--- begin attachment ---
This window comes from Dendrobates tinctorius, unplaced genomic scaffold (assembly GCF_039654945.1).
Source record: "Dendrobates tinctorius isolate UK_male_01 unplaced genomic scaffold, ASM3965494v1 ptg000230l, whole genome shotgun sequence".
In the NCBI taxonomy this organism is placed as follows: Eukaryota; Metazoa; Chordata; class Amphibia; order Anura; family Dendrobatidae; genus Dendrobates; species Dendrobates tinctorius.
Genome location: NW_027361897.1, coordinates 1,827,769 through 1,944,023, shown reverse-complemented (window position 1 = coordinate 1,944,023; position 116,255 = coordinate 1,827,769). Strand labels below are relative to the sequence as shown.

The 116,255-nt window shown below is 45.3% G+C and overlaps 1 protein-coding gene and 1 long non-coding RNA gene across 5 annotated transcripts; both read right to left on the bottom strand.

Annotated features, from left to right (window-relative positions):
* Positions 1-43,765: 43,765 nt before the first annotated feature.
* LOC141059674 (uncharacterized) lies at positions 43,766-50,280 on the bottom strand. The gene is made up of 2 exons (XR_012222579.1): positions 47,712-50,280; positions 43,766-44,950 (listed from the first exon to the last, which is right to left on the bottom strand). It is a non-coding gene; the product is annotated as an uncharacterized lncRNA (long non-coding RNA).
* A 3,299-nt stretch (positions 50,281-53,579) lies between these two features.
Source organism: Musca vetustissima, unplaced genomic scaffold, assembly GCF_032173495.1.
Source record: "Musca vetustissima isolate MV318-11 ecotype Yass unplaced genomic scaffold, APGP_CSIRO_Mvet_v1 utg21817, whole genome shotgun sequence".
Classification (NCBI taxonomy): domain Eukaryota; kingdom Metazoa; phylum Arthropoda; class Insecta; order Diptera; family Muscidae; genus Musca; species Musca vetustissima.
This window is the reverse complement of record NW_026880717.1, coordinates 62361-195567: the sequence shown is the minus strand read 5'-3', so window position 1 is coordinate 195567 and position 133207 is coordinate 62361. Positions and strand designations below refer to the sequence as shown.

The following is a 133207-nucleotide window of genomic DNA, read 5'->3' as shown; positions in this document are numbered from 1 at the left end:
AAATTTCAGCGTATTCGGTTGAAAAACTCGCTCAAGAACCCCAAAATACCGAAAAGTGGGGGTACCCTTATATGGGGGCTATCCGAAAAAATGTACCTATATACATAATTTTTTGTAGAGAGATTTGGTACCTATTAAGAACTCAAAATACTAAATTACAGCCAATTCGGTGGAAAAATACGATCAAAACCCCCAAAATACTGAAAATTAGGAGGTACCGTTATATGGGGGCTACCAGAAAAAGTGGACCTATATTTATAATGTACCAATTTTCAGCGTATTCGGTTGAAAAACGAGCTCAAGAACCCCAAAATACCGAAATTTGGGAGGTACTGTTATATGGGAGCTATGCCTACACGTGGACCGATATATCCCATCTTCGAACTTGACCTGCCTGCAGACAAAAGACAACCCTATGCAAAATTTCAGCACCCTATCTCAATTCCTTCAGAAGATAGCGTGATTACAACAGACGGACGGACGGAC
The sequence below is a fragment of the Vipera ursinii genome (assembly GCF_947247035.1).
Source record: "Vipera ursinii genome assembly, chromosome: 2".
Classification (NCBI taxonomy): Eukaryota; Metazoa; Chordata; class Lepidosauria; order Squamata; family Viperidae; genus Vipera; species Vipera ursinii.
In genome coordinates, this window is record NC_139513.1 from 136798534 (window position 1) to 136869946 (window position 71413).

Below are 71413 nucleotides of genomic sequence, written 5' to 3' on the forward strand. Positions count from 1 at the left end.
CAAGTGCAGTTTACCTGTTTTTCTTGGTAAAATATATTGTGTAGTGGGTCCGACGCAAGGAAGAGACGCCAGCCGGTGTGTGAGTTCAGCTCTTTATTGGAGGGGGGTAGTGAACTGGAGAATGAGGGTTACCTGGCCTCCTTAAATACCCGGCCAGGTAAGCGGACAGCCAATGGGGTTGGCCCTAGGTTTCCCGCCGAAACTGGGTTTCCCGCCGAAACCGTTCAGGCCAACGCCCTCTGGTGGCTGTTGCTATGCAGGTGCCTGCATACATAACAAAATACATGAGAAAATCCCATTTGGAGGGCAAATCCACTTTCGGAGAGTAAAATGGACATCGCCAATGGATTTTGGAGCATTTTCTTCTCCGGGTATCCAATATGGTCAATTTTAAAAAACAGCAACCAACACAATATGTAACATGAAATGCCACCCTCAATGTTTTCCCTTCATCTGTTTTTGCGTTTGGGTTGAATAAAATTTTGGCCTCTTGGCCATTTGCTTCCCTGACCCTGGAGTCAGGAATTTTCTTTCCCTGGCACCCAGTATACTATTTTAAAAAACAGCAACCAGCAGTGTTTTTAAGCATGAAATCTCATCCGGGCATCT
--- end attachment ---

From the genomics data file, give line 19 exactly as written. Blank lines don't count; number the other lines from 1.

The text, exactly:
In genome coordinates, this window is record NC_139513.1 from 136798534 (window position 1) to 136869946 (window position 71413).